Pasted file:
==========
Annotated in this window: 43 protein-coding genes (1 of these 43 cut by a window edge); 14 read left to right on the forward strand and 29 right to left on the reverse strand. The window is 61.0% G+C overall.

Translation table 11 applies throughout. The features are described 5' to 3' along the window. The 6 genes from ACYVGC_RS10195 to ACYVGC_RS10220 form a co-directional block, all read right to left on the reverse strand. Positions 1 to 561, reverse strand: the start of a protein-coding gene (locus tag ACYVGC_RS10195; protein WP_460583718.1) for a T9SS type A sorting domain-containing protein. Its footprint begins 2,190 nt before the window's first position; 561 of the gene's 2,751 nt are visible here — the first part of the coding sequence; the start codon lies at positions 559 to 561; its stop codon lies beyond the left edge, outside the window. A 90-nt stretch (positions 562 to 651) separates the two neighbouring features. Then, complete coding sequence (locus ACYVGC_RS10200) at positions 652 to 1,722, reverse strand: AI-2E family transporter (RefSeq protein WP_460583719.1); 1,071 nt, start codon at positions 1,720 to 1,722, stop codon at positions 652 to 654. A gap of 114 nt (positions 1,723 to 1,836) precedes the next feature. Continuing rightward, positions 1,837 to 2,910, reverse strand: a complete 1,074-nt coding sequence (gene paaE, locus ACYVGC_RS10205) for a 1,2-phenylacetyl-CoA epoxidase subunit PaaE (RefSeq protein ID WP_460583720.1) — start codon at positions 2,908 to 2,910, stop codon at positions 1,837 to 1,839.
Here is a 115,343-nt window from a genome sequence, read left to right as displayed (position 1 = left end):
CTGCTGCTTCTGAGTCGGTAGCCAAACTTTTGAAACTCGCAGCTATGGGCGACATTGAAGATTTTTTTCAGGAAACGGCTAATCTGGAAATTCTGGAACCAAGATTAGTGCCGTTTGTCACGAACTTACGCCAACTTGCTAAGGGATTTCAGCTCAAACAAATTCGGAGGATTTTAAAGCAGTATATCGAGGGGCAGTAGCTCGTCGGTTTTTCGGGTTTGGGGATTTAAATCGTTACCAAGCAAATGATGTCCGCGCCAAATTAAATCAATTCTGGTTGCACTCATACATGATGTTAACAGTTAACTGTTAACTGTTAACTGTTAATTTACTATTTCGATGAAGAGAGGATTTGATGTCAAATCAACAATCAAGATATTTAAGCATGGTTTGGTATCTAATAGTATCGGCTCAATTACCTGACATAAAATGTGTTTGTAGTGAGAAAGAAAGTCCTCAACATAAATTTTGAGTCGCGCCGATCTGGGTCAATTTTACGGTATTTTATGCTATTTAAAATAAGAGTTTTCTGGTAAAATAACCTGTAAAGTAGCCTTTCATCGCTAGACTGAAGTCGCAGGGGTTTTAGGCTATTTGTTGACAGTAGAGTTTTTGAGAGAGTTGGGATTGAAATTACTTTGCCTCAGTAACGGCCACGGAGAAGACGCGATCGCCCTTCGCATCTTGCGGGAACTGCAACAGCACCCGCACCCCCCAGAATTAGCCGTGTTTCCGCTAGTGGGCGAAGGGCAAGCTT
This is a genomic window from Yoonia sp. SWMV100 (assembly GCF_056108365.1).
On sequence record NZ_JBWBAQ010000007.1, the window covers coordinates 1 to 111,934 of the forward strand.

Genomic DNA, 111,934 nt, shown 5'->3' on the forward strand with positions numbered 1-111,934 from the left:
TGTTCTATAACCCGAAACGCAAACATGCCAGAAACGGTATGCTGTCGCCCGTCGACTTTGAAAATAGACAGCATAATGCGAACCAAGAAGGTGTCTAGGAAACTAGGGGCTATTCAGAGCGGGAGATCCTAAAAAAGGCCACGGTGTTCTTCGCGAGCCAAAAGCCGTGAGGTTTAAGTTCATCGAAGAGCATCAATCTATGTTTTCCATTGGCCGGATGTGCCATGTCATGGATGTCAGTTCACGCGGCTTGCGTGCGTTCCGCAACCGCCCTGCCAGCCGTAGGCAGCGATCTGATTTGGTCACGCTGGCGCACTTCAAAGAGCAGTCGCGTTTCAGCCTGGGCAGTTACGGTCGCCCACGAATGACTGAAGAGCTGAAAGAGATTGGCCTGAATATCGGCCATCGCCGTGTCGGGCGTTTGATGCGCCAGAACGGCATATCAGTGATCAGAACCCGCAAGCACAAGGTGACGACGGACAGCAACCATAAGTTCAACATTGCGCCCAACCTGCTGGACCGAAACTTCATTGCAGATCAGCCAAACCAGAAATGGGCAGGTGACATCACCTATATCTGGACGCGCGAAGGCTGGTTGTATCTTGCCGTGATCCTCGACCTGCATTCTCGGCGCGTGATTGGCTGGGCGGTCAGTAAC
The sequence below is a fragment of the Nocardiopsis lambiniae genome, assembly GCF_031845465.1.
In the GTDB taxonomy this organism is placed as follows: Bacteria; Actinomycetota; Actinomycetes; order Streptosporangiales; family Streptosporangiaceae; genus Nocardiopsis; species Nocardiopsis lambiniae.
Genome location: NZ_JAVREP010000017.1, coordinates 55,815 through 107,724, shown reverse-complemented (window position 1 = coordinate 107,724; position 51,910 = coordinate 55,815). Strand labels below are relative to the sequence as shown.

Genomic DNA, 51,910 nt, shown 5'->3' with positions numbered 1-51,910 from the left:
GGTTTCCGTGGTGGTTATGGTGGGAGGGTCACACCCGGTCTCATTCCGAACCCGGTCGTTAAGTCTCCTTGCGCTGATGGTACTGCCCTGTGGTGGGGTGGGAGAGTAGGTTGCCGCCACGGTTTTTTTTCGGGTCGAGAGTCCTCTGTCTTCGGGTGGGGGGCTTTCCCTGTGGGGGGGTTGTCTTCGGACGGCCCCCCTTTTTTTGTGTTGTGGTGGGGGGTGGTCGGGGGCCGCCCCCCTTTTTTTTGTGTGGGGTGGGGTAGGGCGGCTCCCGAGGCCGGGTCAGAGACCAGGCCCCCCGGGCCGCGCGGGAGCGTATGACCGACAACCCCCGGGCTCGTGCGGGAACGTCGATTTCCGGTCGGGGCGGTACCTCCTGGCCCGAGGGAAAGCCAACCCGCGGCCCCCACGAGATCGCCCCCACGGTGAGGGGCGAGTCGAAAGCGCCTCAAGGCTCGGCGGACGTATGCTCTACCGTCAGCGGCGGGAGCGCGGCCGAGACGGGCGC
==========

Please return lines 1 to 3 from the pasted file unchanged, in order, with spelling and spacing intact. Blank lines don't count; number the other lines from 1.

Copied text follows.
Annotated in this window: 43 protein-coding genes (1 of these 43 cut by a window edge); 14 read left to right on the forward strand and 29 right to left on the reverse strand. The window is 61.0% G+C overall.

Translation table 11 applies throughout. The features are described 5' to 3' along the window. The 6 genes from ACYVGC_RS10195 to ACYVGC_RS10220 form a co-directional block, all read right to left on the reverse strand. Positions 1 to 561, reverse strand: the start of a protein-coding gene (locus tag ACYVGC_RS10195; protein WP_460583718.1) for a T9SS type A sorting domain-containing protein. Its footprint begins 2,190 nt before the window's first position; 561 of the gene's 2,751 nt are visible here — the first part of the coding sequence; the start codon lies at positions 559 to 561; its stop codon lies beyond the left edge, outside the window. A 90-nt stretch (positions 562 to 651) separates the two neighbouring features. Then, complete coding sequence (locus ACYVGC_RS10200) at positions 652 to 1,722, reverse strand: AI-2E family transporter (RefSeq protein WP_460583719.1); 1,071 nt, start codon at positions 1,720 to 1,722, stop codon at positions 652 to 654. A gap of 114 nt (positions 1,723 to 1,836) precedes the next feature. Continuing rightward, positions 1,837 to 2,910, reverse strand: a complete 1,074-nt coding sequence (gene paaE, locus ACYVGC_RS10205) for a 1,2-phenylacetyl-CoA epoxidase subunit PaaE (RefSeq protein ID WP_460583720.1) — start codon at positions 2,908 to 2,910, stop codon at positions 1,837 to 1,839.
Here is a 115,343-nt window from a genome sequence, read left to right as displayed (position 1 = left end):